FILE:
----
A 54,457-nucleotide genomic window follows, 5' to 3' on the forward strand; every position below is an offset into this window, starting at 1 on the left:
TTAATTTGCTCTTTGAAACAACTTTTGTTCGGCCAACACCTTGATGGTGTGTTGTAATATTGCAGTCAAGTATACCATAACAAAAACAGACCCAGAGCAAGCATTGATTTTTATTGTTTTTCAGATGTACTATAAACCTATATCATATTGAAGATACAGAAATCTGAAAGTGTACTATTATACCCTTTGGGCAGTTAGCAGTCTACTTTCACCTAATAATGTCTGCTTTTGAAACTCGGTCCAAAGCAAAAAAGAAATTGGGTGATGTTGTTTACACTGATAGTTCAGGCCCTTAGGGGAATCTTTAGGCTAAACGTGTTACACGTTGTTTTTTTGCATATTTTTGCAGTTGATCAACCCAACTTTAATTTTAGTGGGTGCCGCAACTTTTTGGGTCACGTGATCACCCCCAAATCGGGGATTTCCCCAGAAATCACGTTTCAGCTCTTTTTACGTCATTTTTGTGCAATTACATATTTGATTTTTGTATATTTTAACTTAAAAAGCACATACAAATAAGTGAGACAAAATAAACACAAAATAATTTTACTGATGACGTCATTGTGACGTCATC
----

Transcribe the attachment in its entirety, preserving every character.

A 54,457-nucleotide genomic window follows, 5' to 3' on the forward strand; every position below is an offset into this window, starting at 1 on the left:
TTAATTTGCTCTTTGAAACAACTTTTGTTCGGCCAACACCTTGATGGTGTGTTGTAATATTGCAGTCAAGTATACCATAACAAAAACAGACCCAGAGCAAGCATTGATTTTTATTGTTTTTCAGATGTACTATAAACCTATATCATATTGAAGATACAGAAATCTGAAAGTGTACTATTATACCCTTTGGGCAGTTAGCAGTCTACTTTCACCTAATAATGTCTGCTTTTGAAACTCGGTCCAAAGCAAAAAAGAAATTGGGTGATGTTGTTTACACTGATAGTTCAGGCCCTTAGGGGAATCTTTAGGCTAAACGTGTTACACGTTGTTTTTTTGCATATTTTTGCAGTTGATCAACCCAACTTTAATTTTAGTGGGTGCCGCAACTTTTTGGGTCACGTGATCACCCCCAAATCGGGGATTTCCCCAGAAATCACGTTTCAGCTCTTTTTACGTCATTTTTGTGCAATTACATATTTGATTTTTGTATATTTTAACTTAAAAAGCACATACAAATAAGTGAGACAAAATAAACACAAAATAATTTTACTGATGACGTCATTGTGACGTCATC